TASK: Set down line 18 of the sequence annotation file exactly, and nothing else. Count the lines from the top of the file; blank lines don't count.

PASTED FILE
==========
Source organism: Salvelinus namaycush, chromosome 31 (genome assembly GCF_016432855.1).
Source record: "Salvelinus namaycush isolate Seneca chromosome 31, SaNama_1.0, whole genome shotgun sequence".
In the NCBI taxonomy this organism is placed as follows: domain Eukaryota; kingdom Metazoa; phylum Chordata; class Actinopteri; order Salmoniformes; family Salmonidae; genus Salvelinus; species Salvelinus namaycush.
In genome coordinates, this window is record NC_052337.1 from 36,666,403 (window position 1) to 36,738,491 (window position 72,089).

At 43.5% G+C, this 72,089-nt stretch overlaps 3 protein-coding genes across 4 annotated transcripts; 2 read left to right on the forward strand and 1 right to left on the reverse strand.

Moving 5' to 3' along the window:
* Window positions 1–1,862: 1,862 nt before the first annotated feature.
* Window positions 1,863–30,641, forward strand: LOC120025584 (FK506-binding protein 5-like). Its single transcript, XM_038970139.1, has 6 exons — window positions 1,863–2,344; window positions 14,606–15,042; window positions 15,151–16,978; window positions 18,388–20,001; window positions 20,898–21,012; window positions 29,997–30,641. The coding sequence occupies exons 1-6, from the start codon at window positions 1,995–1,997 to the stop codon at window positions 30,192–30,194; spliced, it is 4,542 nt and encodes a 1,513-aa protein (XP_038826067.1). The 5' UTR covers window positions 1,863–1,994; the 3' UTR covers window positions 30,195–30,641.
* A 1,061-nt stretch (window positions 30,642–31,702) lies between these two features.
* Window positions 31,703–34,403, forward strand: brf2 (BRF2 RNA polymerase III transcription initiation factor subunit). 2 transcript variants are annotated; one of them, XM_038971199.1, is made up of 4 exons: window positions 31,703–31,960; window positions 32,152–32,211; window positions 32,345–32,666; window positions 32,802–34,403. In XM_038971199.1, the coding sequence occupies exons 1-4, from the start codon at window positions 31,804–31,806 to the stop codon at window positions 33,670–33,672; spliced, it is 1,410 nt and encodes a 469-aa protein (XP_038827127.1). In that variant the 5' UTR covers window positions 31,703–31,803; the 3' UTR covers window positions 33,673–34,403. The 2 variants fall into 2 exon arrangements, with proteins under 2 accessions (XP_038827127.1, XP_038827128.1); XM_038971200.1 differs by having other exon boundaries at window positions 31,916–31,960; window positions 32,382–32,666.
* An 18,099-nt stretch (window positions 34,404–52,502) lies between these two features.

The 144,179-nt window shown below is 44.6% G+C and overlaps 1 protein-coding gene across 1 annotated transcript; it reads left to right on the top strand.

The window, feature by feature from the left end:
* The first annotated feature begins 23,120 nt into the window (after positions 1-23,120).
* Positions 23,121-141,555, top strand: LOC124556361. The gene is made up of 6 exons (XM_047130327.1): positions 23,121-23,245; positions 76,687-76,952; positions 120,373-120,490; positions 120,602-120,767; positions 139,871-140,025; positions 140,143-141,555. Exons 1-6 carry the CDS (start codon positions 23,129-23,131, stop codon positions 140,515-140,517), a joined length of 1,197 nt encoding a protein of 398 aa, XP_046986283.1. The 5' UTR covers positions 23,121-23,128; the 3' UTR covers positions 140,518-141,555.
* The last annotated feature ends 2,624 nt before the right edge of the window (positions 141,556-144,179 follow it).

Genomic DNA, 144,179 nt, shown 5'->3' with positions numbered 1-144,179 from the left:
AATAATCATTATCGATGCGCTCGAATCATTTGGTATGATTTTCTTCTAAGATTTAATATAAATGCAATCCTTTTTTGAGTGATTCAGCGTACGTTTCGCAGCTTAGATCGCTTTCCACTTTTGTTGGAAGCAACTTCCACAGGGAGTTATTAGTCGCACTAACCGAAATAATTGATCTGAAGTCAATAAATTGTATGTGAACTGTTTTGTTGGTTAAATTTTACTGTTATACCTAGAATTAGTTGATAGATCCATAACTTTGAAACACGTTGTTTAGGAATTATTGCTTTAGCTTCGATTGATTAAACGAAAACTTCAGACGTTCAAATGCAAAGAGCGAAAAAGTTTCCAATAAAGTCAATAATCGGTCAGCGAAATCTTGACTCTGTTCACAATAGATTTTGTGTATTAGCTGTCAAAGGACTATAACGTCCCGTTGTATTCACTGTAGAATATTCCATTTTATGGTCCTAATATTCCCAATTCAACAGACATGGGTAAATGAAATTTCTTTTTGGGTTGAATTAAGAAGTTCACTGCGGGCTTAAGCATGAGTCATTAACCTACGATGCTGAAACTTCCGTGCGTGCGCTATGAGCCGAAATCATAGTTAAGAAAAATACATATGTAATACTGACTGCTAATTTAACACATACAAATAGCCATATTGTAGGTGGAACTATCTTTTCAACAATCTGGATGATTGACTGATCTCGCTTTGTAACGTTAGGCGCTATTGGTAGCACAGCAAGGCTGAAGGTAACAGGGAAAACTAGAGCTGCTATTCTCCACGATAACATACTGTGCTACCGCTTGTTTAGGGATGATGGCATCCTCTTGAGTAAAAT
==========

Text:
AATAATCATTATCGATGCGCTCGAATCATTTGGTATGATTTTCTTCTAAGATTTAATATAAATGCAATCCTTTTTTGAGTGATTCAGCGTACGTTTCGCAGCTTAGATCGCTTTCCACTTTTGTTGGAAGCAACTTCCACAGGGAGTTATTAGTCGCACTAACCGAAATAATTGATCTGAAGTCAATAAATTGTATGTGAACTGTTTTGTTGGTTAAATTTTACTGTTATACCTAGAATTAGTTGATAGATCCATAACTTTGAAACACGTTGTTTAGGAATTATTGCTTTAGCTTCGATTGATTAAACGAAAACTTCAGACGTTCAAATGCAAAGAGCGAAAAAGTTTCCAATAAAGTCAATAATCGGTCAGCGAAATCTTGACTCTGTTCACAATAGATTTTGTGTATTAGCTGTCAAAGGACTATAACGTCCCGTTGTATTCACTGTAGAATATTCCATTTTATGGTCCTAATATTCCCAATTCAACAGACATGGGTAAATGAAATTTCTTTTTGGGTTGAATTAAGAAGTTCACTGCGGGCTTAAGCATGAGTCATTAACCTACGATGCTGAAACTTCCGTGCGTGCGCTATGAGCCGAAATCATAGTTAAGAAAAATACATATGTAATACTGACTGCTAATTTAACACATACAAATAGCCATATTGTAGGTGGAACTATCTTTTCAACAATCTGGATGATTGACTGATCTCGCTTTGTAACGTTAGGCGCTATTGGTAGCACAGCAAGGCTGAAGGTAACAGGGAAAACTAGAGCTGCTATTCTCCACGATAACATACTGTGCTACCGCTTGTTTAGGGATGATGGCATCCTCTTGAGTAAAAT